In place of the destroyed parts of the camp, the French government provided a camp of large shipping containers outfitted for people to live in. Although this may seem like a reasonable solution to the horrible conditions for people living in the Jungle, these containers are not really a solution at all. First of all, they only accommodate 1,500 people, or about half of those that were displaced. Secondly, the containers are fenced off in a way that appears to much of the refugees to be more like a prison then a home. Most of them are reluctant to give up what little freedom of movement that they have in exchange for an uncertain future in a camp provided by the French government.
Barbed Wire is No Solution!
Another human responsibility of European governments is to ensure the ability of refugees to travel from the countries where they have landed to the countries that have offered them a permanent place to stay. Basically it does not matter how many refugees each European country has offered to take if refugees are not able to move to their destination. Basic human decency also requires that they should be able to do this without being treated like criminals or animals. Sadly, this has not been the case. Especially over the last few months borders have been closing in Europe and more and more barbed wire fences have been erected.
The most recent border closure has been on the border between Macedonia and Greece. As borders began to close along one of the routes from Greece to Germany, known as the “Balkan Route,” Macedonia finally decided that it too would close down its border. They quickly erected a double razor wire fence, and are now allowing as little as 0-150 refugees through a day, Syrian and Iraqi refugees only. As of March 5, 2016 there were approximately 12,000 refugees stranded in Greece, not being able to cross into Macedonia, and not also having anywhere else to go to in Greece. Additional support from the European Union for Greece to handle this latest crisis has not been provided, with 30,000 refugees expected to be trapped in Greece by the end of March if this border remains closed.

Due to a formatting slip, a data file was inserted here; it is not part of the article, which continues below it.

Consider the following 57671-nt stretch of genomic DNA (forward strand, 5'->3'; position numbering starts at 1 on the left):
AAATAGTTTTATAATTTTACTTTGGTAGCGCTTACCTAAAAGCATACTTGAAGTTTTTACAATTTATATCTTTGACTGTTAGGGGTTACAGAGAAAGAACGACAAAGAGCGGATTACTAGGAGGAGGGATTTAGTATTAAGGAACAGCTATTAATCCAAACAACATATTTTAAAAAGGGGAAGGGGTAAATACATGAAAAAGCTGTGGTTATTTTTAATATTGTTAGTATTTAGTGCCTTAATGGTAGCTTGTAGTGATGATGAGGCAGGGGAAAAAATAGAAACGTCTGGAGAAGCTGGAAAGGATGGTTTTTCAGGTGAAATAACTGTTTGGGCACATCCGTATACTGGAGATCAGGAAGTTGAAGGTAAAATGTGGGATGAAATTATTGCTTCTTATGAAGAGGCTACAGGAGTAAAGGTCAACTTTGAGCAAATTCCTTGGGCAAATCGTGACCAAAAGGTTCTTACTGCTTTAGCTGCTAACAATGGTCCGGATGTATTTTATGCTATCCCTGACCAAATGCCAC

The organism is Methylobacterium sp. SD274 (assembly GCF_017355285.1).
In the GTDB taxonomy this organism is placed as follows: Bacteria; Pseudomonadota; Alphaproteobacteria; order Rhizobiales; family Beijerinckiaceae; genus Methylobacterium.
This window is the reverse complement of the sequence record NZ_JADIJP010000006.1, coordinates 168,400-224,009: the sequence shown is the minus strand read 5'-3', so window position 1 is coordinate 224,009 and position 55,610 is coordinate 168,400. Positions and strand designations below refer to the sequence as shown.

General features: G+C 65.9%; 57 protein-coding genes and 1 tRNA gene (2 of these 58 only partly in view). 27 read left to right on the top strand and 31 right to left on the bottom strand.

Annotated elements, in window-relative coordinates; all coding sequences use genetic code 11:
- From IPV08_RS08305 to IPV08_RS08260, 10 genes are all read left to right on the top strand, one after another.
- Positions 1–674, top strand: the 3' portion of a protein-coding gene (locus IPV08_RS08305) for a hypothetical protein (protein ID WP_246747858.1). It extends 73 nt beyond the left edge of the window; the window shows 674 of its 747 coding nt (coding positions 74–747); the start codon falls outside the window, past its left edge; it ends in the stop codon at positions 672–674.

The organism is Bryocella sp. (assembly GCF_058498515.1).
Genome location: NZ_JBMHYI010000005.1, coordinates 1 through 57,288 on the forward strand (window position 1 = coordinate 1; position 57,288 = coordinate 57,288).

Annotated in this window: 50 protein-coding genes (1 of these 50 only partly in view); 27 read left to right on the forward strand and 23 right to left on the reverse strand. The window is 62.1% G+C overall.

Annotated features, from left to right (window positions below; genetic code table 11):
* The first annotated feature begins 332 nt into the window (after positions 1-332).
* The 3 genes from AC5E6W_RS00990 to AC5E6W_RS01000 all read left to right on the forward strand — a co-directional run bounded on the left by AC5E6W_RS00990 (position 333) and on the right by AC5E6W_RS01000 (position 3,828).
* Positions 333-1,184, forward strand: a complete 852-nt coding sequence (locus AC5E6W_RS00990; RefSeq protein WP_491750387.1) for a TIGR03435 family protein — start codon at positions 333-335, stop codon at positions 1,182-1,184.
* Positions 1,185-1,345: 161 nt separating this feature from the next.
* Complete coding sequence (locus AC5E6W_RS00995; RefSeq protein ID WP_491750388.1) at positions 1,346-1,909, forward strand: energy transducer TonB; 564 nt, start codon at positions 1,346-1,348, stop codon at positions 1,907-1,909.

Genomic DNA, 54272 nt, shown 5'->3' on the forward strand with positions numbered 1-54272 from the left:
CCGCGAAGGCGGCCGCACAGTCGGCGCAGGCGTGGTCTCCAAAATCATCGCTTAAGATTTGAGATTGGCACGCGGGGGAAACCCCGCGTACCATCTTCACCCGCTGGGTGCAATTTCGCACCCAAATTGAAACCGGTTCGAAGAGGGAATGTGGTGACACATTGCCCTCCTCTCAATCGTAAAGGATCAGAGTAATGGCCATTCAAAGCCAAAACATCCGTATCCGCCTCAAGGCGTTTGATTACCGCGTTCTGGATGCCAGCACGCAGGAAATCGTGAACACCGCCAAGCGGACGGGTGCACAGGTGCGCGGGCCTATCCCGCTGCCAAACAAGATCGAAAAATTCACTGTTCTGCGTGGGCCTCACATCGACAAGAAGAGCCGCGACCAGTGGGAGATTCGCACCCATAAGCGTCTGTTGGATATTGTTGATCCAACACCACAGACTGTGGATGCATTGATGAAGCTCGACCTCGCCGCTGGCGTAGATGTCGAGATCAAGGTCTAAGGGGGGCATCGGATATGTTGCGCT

In order to deal with the refugees entering Europe, there are also plans in place to begin to turn back refugees from areas in the Middle East considered to be “safe.” These places include all of the country of Afghanistan, and the cities of Baghdad, Iraq and Damascus, Syria. As well, there are the dozens of countries from which refugees are classified by European governments as economic migrants and deported home. According to the Independent Newspaper, the British Home Office has even begun to charter flights from Afghans from Britain to Kabul, this while Afghanistan has just had the deadliest year for civilians since 2009.
This article would also be lacking if I did not mention the disgraceful response of the U.S. government to the refugee crisis. The U.S. government is the government most responsible for destroying the lives of millions and millions of people in the Middle East and Africa. The White House has only committed to taking in 10,000 Syrian refugees by the end of this year. 10,000? That’s not even one refugee for every bomb dropped by the U.S. on the people of Syria in the last 15 months (the U.S. Air Force reported dropping 20,000 bombs and missiles in Syria alone).
What About Canada?
Although the refugee crisis has had the most immediate impact on Europe, the government of Canada, as one of the governments responsible for the devastation that has created this crisis, also has the responsibility to provide a dignified life for refugees from Africa and the Middle East.
As of March 1, 2016, 25,000 Syrian refugees arrived in Canada, representing a mix of both government and privately-sponsored refugees. Unlike what the new Trudeau government would like the people of Canada to believe, this number of refugees is not only not what the Liberal government promised (25,000 government sponsored refugees by the end of 2015), it is also a long way from the number of refugees, Syrian and otherwise, that a rich imperialist country like Canada has the responsibility to accept.